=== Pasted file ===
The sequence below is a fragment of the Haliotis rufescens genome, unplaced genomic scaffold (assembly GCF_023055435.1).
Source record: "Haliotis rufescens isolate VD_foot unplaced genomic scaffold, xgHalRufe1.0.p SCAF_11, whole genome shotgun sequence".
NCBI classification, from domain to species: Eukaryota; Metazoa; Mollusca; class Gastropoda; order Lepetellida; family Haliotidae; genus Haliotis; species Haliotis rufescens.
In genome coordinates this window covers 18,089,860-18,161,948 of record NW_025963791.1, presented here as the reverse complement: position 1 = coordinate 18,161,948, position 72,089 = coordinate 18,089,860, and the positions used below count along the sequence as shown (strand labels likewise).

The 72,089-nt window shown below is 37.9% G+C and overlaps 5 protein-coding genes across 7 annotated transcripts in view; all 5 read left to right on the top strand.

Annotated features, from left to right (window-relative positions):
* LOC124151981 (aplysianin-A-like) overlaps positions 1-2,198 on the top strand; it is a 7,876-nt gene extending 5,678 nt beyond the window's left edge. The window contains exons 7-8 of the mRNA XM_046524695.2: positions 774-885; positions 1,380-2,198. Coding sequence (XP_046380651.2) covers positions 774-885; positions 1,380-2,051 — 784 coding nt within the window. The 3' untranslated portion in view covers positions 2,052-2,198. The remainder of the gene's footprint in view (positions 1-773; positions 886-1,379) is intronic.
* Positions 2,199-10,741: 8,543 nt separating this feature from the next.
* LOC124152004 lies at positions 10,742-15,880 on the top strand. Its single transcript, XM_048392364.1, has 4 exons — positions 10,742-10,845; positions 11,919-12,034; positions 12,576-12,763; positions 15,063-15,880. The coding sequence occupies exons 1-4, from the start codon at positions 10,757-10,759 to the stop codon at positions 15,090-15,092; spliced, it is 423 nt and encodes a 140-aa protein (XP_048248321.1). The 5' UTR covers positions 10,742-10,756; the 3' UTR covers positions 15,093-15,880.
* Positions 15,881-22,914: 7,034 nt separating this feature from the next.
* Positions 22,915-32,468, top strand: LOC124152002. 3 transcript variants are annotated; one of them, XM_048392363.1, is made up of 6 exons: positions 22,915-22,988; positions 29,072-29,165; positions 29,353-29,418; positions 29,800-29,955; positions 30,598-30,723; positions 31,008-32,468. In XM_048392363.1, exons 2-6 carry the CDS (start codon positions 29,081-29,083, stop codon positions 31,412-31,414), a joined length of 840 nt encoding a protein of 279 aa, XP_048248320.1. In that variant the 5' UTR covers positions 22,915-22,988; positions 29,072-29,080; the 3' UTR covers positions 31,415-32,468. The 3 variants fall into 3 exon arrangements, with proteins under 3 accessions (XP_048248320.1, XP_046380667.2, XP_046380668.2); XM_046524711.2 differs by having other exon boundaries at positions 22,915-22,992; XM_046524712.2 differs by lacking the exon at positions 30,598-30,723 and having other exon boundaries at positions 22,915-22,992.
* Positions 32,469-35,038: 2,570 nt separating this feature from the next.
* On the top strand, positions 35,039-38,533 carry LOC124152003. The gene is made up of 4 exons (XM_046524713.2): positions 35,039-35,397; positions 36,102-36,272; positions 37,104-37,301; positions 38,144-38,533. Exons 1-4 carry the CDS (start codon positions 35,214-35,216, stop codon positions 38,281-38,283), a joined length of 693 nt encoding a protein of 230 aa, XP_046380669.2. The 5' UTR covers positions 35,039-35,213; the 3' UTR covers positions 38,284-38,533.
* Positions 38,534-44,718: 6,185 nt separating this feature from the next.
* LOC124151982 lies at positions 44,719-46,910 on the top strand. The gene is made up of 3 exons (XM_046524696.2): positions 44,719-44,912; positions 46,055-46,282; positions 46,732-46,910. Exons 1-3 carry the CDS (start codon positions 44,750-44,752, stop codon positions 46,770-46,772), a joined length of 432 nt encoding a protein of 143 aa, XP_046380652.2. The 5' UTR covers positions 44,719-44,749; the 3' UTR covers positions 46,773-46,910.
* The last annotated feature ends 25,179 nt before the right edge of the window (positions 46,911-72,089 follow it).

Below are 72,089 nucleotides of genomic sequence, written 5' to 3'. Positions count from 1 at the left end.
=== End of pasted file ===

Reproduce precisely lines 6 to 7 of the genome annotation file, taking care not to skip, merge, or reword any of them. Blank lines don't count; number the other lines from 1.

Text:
Annotated features, from left to right (window-relative positions):
* LOC124151981 (aplysianin-A-like) overlaps positions 1-2,198 on the top strand; it is a 7,876-nt gene extending 5,678 nt beyond the window's left edge. The window contains exons 7-8 of the mRNA XM_046524695.2: positions 774-885; positions 1,380-2,198. Coding sequence (XP_046380651.2) covers positions 774-885; positions 1,380-2,051 — 784 coding nt within the window. The 3' untranslated portion in view covers positions 2,052-2,198. The remainder of the gene's footprint in view (positions 1-773; positions 886-1,379) is intronic.